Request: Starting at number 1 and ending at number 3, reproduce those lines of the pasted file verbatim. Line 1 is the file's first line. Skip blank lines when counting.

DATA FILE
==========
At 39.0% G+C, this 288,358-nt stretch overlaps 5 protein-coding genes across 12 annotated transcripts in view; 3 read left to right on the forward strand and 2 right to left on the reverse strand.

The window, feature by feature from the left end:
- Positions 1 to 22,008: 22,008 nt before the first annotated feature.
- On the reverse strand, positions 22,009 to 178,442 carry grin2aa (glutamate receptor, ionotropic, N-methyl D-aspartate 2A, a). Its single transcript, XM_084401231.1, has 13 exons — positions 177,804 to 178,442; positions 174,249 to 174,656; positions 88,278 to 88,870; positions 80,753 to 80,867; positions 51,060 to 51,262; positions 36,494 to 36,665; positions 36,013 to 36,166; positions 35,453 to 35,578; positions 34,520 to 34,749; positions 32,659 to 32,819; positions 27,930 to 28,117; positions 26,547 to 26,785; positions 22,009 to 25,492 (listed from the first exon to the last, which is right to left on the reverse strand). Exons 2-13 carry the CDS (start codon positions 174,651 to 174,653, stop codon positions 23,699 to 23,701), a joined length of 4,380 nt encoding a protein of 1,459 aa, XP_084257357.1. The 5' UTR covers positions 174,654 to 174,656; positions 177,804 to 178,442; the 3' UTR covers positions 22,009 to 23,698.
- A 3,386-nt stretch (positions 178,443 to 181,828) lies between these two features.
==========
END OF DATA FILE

At 39.0% G+C, this 288,358-nt stretch overlaps 5 protein-coding genes across 12 annotated transcripts in view; 3 read left to right on the forward strand and 2 right to left on the reverse strand.

The window, feature by feature from the left end:
- Positions 1 to 22,008: 22,008 nt before the first annotated feature.